Why in bloody hell is the newest edition that frickin expensive???!!

    The whole thing about college textbooks never really made that much since to me. Oftentimes, you would buy a very expensive book since it was required for the course only to find yourself seldom opening it during the class. I remember taking one course, called Navigating the Internet, and the textbook for the course was some manual teaching you how to use Netscape Navigator. I thought, "You have got to be fricking kidding me, a book teaching Netscape Navigator?!?!" I did NOT purchase that book.

    $400 Text Book

  • Pterist

    There are some free theology classes on the Open Yale University web site, loved it !

  • MrFreeze

    Pterist, MIT has the same thing. Pretty cool stuff:

  • Pterist
  • moshe

    I would think that parents and students should be demanding that colleges provide as many cost saving online classes as possible. I know that colleges have a lot of seasoned and tenured faculty who have contractual employment/retirement obligations and I believe this economic gotcha keeps their lecture hall classes from being phased out by cheaper online classes. Regular businesses don't have the luxury of delaying progress in order to maintain employment and legacy benefits in the face of global competition. The bricks and mortar option is bound to get downsized and a lot of professors will be put out of work. In the future, going away to college, will be so , old-school.

  • Band on the Run
    Band on the Run

    I will be very vocal if my college offers more than a few online courses. Ivies and comps have large endowments. I can read books by myself. College is so much more. Few profs are well paid. These people have the brains to be CEOS, lawyers, and investment bankers. College should not be high school.

    Looking back on my experience, a culture permeated the campus. Hard questions were valued more than answers.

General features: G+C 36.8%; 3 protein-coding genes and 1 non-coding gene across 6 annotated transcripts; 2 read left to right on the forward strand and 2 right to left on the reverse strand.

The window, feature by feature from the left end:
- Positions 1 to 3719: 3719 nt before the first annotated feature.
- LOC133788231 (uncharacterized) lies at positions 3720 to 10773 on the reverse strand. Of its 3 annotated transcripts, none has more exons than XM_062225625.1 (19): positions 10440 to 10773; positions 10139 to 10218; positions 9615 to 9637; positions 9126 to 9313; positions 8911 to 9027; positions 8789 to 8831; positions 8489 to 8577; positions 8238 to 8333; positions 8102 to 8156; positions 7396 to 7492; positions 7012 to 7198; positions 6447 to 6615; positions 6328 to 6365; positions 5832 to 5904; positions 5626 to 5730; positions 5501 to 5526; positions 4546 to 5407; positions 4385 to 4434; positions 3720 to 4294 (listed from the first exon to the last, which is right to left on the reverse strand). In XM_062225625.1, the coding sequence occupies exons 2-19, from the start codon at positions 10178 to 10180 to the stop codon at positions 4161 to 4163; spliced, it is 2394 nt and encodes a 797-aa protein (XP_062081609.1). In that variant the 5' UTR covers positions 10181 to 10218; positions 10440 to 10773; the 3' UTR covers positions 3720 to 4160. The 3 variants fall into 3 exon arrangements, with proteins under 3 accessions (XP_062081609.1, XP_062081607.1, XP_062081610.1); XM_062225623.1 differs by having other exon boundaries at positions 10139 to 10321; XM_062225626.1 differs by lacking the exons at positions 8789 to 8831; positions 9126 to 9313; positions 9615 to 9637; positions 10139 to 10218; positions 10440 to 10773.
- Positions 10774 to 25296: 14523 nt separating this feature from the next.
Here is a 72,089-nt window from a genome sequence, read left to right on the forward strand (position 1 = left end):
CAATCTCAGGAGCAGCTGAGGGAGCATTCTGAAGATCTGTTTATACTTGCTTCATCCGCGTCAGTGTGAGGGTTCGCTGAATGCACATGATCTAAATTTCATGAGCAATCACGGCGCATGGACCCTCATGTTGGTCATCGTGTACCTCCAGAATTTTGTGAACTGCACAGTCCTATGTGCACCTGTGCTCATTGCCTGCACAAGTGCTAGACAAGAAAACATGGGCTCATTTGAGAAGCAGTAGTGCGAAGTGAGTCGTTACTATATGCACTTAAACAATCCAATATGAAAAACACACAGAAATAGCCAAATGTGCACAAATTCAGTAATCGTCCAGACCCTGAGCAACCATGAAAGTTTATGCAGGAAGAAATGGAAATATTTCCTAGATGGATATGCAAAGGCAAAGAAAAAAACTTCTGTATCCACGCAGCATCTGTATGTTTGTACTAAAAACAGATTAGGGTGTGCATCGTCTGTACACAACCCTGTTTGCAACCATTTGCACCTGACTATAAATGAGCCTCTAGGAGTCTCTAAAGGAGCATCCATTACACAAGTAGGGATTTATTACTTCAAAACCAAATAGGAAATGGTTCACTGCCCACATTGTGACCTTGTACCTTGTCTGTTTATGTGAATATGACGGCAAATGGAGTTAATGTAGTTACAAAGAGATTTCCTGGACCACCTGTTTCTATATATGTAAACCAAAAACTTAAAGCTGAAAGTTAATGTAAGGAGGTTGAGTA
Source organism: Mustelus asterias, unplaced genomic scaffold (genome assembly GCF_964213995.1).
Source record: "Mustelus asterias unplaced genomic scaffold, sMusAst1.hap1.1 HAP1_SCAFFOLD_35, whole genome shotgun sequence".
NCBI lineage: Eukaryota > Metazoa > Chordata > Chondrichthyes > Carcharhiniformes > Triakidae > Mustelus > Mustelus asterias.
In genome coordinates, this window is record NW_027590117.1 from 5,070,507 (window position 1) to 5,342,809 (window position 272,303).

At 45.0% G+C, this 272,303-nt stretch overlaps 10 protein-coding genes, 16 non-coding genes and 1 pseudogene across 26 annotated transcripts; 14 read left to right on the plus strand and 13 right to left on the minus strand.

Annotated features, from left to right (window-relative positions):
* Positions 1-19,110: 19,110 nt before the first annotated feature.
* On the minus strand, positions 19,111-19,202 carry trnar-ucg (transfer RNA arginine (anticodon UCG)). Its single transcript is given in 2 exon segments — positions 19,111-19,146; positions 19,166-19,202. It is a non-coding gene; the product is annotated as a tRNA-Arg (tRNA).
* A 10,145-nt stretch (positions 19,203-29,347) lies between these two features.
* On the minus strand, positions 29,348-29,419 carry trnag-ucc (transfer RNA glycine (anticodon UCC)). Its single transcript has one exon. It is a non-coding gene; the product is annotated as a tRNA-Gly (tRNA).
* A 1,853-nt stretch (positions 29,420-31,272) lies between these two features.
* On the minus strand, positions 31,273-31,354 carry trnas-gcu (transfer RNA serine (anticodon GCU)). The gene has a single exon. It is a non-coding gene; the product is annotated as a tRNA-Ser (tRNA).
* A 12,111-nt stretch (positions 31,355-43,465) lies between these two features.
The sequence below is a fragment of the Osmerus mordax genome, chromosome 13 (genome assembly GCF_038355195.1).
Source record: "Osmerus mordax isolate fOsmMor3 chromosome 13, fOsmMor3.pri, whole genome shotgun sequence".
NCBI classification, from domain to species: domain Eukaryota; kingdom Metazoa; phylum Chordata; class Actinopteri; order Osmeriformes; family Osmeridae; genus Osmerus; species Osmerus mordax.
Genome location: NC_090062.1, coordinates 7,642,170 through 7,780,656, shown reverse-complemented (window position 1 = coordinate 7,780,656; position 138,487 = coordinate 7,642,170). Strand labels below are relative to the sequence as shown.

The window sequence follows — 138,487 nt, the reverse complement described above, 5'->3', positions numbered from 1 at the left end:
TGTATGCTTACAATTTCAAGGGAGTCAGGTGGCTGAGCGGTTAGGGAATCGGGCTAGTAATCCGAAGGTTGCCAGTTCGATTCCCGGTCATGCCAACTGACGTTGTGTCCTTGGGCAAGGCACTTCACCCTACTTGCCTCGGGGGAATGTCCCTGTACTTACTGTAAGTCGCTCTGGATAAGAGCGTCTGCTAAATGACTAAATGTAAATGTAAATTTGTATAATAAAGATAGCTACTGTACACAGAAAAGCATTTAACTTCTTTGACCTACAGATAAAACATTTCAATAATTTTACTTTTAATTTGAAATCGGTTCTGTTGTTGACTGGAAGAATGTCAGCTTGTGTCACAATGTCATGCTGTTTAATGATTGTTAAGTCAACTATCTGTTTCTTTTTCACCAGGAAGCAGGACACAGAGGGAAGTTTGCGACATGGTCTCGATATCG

The whole dorm experience is important while harldy enjoyable at the time. Some of my best college memories involve Star Trek and Beatles jokes on the dorm elevator. Example: Captain Kirk, McCoy, Spock and four unnamed crew members go down to a Class M planet. Four members of the party are killed. Which four members were killed? The battle of the Beatles tribute bands could not happen online.

    The ease of online teaching is remarkable. I know my own life that I always pay more attention to a live speaker. B/c of my interests, I purchase inexpensive tickets for National Constitution Center events. The auditorum is small so the setting is intimate. I can see Tom Daschle, Brian Williams, or a Supreme Court justice on the nightly news or C-Span. Hearing them in such a small space is different. First, I believe I can be an important actor in my life. They are only human in person. The celebrity dust is not present. I can engage in conversation with them afterwards. Meeting other members of the audience over wine and cheese brings insights and fun.

    I fear the elite colleges will offer some online content for money. There is a massive class system in America. These courses can accelerate the disparity. We are social animals. Another huge factor for me is that even today if I have professional or other work to do at home, I go to the local library. It is better to me around other people working. My suffering is lessened by being around other people working. I recall the relief of stressed students in campus elevators.

    Why are printed text book prices so outrageous in price? I realize they will cost more than regular books. Profs. today incorporate online materials and hand out additional materials. Some barely use the text but still assign it. Law books are very expensive. They are basically edits of cases already available to the public for free. If the editors decide to add five new cases, a new edition is printed. We all knew we could read these cases for free by simply reading it in the state reporter. We all lined up and paid the outrageous price. When 1/3 of the content changes, perhaps a new edition is in order.